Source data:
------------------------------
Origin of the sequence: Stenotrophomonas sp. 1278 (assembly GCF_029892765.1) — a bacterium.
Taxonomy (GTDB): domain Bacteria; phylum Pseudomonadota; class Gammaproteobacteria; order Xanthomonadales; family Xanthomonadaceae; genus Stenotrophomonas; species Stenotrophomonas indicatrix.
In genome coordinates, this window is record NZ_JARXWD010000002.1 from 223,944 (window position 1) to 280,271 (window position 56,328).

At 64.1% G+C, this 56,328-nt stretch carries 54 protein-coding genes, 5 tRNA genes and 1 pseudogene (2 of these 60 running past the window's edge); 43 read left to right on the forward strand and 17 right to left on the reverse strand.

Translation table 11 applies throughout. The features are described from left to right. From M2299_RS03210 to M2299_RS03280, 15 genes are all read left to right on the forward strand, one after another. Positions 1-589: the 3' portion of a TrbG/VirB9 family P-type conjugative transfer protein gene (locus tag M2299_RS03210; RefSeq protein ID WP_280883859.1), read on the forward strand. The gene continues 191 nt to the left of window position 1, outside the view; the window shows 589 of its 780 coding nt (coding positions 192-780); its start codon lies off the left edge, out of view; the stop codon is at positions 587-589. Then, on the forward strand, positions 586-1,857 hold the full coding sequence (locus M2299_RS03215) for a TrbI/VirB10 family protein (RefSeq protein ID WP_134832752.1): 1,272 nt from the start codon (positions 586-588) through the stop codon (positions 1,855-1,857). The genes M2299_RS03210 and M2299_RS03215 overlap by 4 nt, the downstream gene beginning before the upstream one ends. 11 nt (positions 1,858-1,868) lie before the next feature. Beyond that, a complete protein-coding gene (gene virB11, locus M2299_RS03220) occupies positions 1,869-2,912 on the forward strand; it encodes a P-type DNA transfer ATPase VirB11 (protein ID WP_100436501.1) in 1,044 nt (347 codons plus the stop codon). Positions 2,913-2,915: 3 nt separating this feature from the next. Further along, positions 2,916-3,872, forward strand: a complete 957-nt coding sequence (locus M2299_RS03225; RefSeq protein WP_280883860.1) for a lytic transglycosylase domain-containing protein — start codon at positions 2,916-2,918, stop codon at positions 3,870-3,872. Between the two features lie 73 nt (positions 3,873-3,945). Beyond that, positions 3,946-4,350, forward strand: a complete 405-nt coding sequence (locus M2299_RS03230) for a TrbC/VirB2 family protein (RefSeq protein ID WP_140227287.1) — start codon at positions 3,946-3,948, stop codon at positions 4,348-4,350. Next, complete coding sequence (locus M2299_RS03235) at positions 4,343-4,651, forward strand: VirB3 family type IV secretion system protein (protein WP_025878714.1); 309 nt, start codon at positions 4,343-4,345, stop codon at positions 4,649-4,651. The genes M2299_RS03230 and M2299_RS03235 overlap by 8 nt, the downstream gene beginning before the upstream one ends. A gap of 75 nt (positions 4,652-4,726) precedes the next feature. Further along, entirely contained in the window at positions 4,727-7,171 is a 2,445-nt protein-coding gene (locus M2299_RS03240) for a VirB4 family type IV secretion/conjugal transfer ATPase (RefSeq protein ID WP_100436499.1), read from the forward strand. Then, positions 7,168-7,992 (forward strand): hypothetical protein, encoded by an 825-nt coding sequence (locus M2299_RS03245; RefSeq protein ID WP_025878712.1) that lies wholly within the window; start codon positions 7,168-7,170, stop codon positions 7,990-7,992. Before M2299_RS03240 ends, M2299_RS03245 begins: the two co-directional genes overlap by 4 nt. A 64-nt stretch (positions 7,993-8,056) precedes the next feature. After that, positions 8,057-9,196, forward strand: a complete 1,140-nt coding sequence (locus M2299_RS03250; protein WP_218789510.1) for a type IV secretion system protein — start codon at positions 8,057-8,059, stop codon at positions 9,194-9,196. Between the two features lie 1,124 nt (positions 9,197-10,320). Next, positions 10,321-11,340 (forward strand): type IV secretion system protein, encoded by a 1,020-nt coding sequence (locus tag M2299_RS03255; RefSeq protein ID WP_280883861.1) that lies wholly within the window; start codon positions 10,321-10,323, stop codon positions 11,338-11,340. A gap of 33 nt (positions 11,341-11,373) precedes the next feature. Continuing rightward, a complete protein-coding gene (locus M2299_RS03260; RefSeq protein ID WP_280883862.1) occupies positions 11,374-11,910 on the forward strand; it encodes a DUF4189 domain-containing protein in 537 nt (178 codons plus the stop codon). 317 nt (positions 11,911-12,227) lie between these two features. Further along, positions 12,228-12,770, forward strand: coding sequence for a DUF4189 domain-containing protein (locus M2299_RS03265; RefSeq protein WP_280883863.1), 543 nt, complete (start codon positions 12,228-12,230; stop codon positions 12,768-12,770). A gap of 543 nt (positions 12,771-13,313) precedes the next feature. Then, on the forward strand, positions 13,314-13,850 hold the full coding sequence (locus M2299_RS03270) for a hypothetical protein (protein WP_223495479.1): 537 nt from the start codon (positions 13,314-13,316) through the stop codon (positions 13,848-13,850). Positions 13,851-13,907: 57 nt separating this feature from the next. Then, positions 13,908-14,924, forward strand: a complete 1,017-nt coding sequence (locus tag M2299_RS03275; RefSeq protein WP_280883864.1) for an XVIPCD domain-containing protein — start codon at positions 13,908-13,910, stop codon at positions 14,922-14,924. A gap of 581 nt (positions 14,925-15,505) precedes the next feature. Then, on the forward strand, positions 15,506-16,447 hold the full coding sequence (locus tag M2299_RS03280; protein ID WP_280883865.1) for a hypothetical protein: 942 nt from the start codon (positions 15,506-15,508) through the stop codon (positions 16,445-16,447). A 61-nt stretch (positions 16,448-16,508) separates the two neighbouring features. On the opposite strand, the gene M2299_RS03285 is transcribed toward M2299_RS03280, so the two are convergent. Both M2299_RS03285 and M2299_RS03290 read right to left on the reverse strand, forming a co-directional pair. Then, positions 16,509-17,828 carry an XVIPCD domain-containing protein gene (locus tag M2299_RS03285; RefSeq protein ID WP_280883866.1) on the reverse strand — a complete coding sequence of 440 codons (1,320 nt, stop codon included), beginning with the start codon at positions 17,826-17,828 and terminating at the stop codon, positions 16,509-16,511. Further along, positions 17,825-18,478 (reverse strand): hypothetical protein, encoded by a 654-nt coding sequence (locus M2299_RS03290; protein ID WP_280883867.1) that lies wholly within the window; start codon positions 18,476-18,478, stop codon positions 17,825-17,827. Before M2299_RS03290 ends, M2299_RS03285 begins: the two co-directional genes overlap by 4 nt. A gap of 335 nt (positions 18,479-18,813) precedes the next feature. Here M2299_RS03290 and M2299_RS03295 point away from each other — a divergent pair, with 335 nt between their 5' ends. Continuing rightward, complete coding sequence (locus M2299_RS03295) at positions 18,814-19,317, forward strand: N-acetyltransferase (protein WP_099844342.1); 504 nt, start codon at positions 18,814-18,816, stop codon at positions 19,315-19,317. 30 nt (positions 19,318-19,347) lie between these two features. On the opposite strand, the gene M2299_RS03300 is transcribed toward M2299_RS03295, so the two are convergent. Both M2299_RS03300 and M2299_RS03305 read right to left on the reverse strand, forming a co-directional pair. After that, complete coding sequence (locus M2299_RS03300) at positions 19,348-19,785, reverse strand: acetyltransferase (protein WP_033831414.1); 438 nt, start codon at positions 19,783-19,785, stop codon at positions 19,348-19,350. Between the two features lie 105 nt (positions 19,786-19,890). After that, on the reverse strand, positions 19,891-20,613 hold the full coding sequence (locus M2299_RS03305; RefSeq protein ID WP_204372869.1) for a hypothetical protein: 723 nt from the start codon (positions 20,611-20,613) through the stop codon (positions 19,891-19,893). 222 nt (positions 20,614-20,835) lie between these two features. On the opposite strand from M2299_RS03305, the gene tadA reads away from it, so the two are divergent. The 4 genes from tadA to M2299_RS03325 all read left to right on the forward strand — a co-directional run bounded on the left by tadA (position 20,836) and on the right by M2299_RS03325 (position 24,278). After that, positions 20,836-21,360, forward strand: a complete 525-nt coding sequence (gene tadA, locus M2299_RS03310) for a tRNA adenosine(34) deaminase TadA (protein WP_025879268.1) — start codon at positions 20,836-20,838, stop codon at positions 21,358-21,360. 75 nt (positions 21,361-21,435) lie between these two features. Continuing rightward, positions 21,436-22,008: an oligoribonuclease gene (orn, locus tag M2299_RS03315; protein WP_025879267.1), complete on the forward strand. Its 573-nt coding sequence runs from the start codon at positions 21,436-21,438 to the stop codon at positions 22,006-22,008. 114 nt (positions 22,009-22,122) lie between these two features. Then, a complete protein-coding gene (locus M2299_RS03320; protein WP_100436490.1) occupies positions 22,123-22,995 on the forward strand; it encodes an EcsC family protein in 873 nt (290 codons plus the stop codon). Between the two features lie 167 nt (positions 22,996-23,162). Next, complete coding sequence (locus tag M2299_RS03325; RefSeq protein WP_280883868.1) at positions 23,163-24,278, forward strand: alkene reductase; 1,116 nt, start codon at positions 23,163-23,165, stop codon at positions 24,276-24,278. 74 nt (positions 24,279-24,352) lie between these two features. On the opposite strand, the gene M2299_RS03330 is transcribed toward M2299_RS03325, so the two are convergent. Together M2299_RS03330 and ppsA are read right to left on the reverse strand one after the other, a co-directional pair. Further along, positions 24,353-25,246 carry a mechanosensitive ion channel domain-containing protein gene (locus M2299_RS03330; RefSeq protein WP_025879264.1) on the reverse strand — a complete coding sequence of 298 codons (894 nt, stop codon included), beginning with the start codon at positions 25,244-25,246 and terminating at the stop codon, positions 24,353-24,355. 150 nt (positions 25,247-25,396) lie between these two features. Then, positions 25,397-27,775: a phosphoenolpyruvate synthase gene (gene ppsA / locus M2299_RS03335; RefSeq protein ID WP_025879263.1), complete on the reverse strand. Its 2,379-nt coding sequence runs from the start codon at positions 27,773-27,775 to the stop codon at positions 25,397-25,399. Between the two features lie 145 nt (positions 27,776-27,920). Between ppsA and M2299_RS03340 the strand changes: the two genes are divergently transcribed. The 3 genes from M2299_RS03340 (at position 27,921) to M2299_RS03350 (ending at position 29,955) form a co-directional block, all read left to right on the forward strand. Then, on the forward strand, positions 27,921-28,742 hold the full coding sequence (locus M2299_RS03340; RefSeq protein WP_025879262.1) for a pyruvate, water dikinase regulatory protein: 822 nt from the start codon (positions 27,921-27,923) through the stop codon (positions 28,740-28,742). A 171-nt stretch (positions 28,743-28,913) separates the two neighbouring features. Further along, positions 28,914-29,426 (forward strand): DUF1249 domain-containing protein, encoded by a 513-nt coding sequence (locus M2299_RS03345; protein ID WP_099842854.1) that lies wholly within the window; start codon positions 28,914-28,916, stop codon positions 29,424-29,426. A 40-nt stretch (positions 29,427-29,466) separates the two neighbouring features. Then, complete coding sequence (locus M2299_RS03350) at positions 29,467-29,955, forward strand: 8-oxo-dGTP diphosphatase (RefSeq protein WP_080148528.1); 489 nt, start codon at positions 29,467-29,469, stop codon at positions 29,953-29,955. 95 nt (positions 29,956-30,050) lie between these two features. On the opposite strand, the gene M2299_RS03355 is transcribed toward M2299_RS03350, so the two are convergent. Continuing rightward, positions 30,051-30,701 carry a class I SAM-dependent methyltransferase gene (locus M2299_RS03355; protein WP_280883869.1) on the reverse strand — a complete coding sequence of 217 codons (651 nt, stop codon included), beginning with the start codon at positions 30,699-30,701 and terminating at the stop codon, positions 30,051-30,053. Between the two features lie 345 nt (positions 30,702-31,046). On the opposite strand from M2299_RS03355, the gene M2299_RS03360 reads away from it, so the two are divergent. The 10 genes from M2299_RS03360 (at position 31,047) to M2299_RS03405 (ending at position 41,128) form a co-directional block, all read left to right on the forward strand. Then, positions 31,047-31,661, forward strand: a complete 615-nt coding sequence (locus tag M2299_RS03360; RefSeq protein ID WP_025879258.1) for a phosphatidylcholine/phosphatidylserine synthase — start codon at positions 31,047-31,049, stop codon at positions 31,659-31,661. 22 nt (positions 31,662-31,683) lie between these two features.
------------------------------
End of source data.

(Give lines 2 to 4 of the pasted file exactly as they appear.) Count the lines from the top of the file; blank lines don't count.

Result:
Taxonomy (GTDB): domain Bacteria; phylum Pseudomonadota; class Gammaproteobacteria; order Xanthomonadales; family Xanthomonadaceae; genus Stenotrophomonas; species Stenotrophomonas indicatrix.
In genome coordinates, this window is record NZ_JARXWD010000002.1 from 223,944 (window position 1) to 280,271 (window position 56,328).

At 64.1% G+C, this 56,328-nt stretch carries 54 protein-coding genes, 5 tRNA genes and 1 pseudogene (2 of these 60 running past the window's edge); 43 read left to right on the forward strand and 17 right to left on the reverse strand.